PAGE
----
Tag Archives: Book Review

Book Review: Hunger by Roxane Gay


Hunger is so raw, poignant and compelling that it hurts to read it.

At the most superficial level Hunger is a memoir about Roxane Gay’s body – specifically her very tall (6’3), very large (200 kgs +) body. Gay details her daily indignities and humiliations as a woman of size moving through a world designed for much smaller people. And if that were all Hunger was about it would probably be enough. But at a deeper level Hunger is really about Gay’s mental discomfort. Her shame, her anger, her guilt and her intellectual awareness of the way those feelings are contradictory to her beliefs, ideas, and values.

  • Gay is an avowed feminist who wishes she were pretty while fully understanding that no woman is ever pretty enough.
  • Gay, an academic with a PhD, understands that to reduce her size she needs to eat less and exercise more yet despite the gyms, the diets, the trainers and the programs she fails to lose weight, over and over again.
  • Gay supports the social movement to accept and celebrate the fat body, although she has little but loathing and hatred for her own.

Early on in the memoir, Gay explains that at the age of twelve she was gang-raped by her boyfriend and his mates. At the time, Gay told no-one. But those boys told all their friends and Gay subsequently became known as the school slut. Once more, Gay told no-one. Gay continued to see the boyfriend, who continued to abuse and humiliate her. Again, Gay told no-one. At the end of the school year Read the rest of this entry


Book Review: The Daintree Blockade by Bill Wilkie


What does success look like to an environmental activist?

Sometimes success is obvious, like the protests against the Tasmanian Franklin Dam project. The protesters there were directly responsible for preventing the dam from being built and so protected a unique wilderness area.

But sometimes success is less obvious. A battle is lost but, in the end, a war is won. Such was the case for the Daintree Blockade of the early 1980s.

The Daintree rainforest of far north Queensland is every bit as unique and beautiful as the Tasmanian wilderness. But since the 1950s pressure had been rising to build a road through the Cape Tribulation National Park, and through some of the last remaining low land tropical rainforest in the country.

In 1983 the local council, in defiance of the parks authorities and the state government agency in charge of roads, decided to bulldoze Read the rest of this entry

Book Review: ‘Death by Dim Sim’ by Sarah Vincent


Every day at about 3pm Sarah Vincent would get up from her desk at work and haul her 122kg body across the car park to the food van across the way.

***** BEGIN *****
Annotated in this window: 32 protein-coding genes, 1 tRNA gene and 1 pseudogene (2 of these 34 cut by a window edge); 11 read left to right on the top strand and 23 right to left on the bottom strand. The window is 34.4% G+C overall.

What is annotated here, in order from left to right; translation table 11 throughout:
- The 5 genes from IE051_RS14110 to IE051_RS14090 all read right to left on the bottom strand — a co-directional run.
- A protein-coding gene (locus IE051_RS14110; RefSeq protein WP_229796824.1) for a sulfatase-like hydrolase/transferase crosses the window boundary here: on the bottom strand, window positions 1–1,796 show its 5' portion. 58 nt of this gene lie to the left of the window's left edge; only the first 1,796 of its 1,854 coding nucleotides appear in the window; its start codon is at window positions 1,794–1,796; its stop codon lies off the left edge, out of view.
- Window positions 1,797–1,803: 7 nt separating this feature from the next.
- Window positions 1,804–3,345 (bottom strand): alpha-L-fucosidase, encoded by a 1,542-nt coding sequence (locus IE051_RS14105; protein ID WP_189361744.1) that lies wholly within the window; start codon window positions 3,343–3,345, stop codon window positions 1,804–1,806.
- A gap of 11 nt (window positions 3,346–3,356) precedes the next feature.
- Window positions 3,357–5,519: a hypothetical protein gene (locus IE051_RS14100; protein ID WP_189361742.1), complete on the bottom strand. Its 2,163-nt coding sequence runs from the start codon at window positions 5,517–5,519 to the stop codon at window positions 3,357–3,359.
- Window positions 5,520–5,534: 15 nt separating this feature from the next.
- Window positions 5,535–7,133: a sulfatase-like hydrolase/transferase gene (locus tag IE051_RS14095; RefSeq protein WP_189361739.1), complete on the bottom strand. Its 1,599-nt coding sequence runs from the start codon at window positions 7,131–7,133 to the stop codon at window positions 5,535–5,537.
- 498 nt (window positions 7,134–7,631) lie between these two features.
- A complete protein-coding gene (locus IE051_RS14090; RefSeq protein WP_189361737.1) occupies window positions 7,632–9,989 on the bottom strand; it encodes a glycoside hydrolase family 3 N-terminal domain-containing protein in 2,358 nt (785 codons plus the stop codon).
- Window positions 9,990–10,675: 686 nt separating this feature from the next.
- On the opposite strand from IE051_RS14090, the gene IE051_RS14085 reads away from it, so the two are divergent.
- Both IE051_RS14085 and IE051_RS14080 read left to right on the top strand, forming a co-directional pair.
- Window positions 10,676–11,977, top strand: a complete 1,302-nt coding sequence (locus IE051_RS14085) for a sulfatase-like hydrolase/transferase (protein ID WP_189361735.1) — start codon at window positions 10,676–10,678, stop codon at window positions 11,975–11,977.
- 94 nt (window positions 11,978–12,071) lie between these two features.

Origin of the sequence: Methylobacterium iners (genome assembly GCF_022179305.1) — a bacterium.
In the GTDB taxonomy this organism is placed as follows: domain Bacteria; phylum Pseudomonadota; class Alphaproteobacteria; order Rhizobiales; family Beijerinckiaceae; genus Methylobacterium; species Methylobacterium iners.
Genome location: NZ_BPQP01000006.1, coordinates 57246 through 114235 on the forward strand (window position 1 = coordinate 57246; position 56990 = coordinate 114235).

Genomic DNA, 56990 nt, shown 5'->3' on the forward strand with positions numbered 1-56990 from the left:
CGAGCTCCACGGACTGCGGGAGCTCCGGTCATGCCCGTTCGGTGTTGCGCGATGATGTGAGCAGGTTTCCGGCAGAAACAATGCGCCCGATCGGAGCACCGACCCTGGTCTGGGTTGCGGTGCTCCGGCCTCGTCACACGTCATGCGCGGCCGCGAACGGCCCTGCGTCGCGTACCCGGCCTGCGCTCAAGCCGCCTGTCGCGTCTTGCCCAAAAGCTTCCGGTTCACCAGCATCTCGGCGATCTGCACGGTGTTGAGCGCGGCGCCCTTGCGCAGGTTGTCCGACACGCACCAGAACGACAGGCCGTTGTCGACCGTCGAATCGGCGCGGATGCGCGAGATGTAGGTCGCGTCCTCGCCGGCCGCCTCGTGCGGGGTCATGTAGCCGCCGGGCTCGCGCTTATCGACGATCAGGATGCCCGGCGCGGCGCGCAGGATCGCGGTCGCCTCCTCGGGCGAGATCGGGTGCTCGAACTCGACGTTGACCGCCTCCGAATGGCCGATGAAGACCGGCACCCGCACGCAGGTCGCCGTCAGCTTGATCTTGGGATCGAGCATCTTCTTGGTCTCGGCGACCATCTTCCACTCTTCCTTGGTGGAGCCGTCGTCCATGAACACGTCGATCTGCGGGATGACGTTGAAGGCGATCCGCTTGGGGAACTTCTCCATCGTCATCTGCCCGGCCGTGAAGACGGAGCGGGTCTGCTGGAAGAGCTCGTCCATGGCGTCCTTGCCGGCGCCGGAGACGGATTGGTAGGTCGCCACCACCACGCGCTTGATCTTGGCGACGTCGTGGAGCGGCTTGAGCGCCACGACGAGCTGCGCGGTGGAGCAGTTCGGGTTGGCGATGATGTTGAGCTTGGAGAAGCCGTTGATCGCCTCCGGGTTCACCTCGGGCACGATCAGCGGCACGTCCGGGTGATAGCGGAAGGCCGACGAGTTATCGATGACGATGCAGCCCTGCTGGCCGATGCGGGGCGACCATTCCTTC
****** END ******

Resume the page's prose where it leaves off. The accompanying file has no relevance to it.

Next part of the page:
Every day she would order three dim sims (or four or five) and eat them.

And every day as she lumbered back to her desk she would sneer inwardly as she passed the smokers huddled outside the hospital where she worked, with their hospital gowns, and intravenous drips, and missing limbs – all desperate for their nicotine fix.

Then one momentous day, as I passed them wrapped in smug self-righteousness … I realised I was just like them. If they were doing ‘death by cigarette’, then surely I was doing ‘death by dim sim’. The only real difference between them and me was that I wasn’t wearing pyjamas … So I stopped eating dims sims and biscuits and ice-creams and all the other foods I knew were bad for me and began to eat fresh wholesome food in moderation and to exercise regularly…  Are you kidding? Of course I didn’t.

Instead Sarah did what she’d done since she first developed a weight problem at thirteen.  She went on a crash diet. Another time she bought a $500 gym membership, only to attend twice. That’s $250 per visit. She put on the fridge a photo of herself in her underwear. She joined Weight Watchers. She studied mindfulness. She attended a 6am boot run by a South African army sergeant who told her she disgusted him. Hypnotherapy. Overeaters Anonymous. Still no weight loss.  And then her husband was diagnosed with cancer.

Sarah Vincent’s memoir is alternately hilarious and poignant. Spoiler alert – her husband lives and she loses 40kgs – but the real story is in Sarah’s journey from there to here.

I read this book all in one go and enjoyed every minute of it. The memoir part is the first half, the second half is science (of weight loss), recipes, and weight loss tips. All written in Sarah’s clear-eyed, page-turning prose. Reading it is like having a cuppa with a warm and sympathetic friend, one who is always up for a laugh. The book isn’t about preaching, it’s about saying this worked for me and maybe you might like to try it.

Sarah Vincent is a friend of mine, one of my fellow Hardcopy participants. And maybe I wouldn’t have read this book if I hadn’t known Sarah, because self-help memoirs really aren’t my bag. But I’m very glad I did read it, because regardless of whether you need to lose weight or not Death by Dim Sim is an excellent, beautifully written memoir that deserves a wide audience.

Want to know more?

Here’s a copy of the blurb on the back of the book.

And here is Sarah Vincent’s website.

Book Review: Hippy Days, Arabian Nights by Katherine Boland


Have you ever sat uneasily next to a talkative stranger at a function, only to find yourself mesmerised by their life story? Amazed by the crazy things they’ve done, dubious at their poor choices, and wincing a little when they shared a little too much intimate information?

Katherine Boland’s memoir is just such a rollicking ride. And I have the feeling she’s never going to look back on her life and wonder if she should have chosen the road less travelled – she’s followed her heart rather than her head every time.

After a childhood spent in England, Spain and rural Australia, Boland and her farmer’s son boyfriend dropped out of uni and followed their hippy dreams instead. They washed up in southern New South Wales, living a frugal alternative lifestyle replete with mudbricks and mung beans. This section of the memoir was the strongest, for me.

Boland and her boyfriend (now husband – a seemingly un-hippy-like decision that the memoir remains silent about) live on their own property, in an area that is soon populated with similar peace and cannabis loving souls. Boland loves her life on the bush block near Bega but doesn’t step back from describing the difficulties: the distance from hospital; living quarters riddled with mould; and the endless backbreaking chores necessary in the absence of electricity and running water.  And those other peace-loving souls are, it seems, just as subject to the darkness of family violence and abuse as the rest of the population.